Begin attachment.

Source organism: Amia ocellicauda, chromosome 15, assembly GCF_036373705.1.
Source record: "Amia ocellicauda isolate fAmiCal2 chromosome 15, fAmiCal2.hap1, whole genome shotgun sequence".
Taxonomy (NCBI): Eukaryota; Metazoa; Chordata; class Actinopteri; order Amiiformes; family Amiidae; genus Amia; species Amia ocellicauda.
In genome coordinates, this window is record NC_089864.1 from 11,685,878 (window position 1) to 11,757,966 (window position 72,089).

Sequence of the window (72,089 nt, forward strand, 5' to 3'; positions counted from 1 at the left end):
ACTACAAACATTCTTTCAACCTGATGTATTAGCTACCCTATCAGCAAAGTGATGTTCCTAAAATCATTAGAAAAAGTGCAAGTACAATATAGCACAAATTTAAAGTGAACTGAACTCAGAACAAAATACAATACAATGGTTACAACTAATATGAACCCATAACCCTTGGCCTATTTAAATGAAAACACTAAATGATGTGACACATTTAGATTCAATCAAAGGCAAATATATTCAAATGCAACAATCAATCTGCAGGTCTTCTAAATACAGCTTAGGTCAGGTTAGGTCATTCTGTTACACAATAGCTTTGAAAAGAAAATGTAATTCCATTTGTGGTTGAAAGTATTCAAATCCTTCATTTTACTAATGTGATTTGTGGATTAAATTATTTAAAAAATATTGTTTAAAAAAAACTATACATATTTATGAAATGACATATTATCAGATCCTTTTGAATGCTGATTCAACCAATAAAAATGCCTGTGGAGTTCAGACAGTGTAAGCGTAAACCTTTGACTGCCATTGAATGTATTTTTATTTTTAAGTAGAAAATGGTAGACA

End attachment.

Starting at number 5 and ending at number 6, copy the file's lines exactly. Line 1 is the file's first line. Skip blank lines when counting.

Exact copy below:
Sequence of the window (72,089 nt, forward strand, 5' to 3'; positions counted from 1 at the left end):
ACTACAAACATTCTTTCAACCTGATGTATTAGCTACCCTATCAGCAAAGTGATGTTCCTAAAATCATTAGAAAAAGTGCAAGTACAATATAGCACAAATTTAAAGTGAACTGAACTCAGAACAAAATACAATACAATGGTTACAACTAATATGAACCCATAACCCTTGGCCTATTTAAATGAAAACACTAAATGATGTGACACATTTAGATTCAATCAAAGGCAAATATATTCAAATGCAACAATCAATCTGCAGGTCTTCTAAATACAGCTTAGGTCAGGTTAGGTCATTCTGTTACACAATAGCTTTGAAAAGAAAATGTAATTCCATTTGTGGTTGAAAGTATTCAAATCCTTCATTTTACTAATGTGATTTGTGGATTAAATTATTTAAAAAATATTGTTTAAAAAAAACTATACATATTTATGAAATGACATATTATCAGATCCTTTTGAATGCTGATTCAACCAATAAAAATGCCTGTGGAGTTCAGACAGTGTAAGCGTAAACCTTTGACTGCCATTGAATGTATTTTTATTTTTAAGTAGAAAATGGTAGACA